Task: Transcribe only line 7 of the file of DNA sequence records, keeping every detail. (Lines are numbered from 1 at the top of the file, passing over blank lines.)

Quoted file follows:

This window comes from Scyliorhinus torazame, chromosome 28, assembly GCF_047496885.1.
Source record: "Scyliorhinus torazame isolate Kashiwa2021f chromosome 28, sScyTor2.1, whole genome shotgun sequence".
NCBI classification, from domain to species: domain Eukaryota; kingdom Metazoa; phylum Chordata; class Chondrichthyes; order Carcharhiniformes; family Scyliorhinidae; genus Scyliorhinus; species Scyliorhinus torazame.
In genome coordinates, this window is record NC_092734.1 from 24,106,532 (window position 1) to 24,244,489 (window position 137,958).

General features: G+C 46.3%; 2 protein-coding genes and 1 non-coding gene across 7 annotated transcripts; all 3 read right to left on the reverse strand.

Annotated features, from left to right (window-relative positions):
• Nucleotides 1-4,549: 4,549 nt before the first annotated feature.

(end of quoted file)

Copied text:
• Nucleotides 1-4,549: 4,549 nt before the first annotated feature.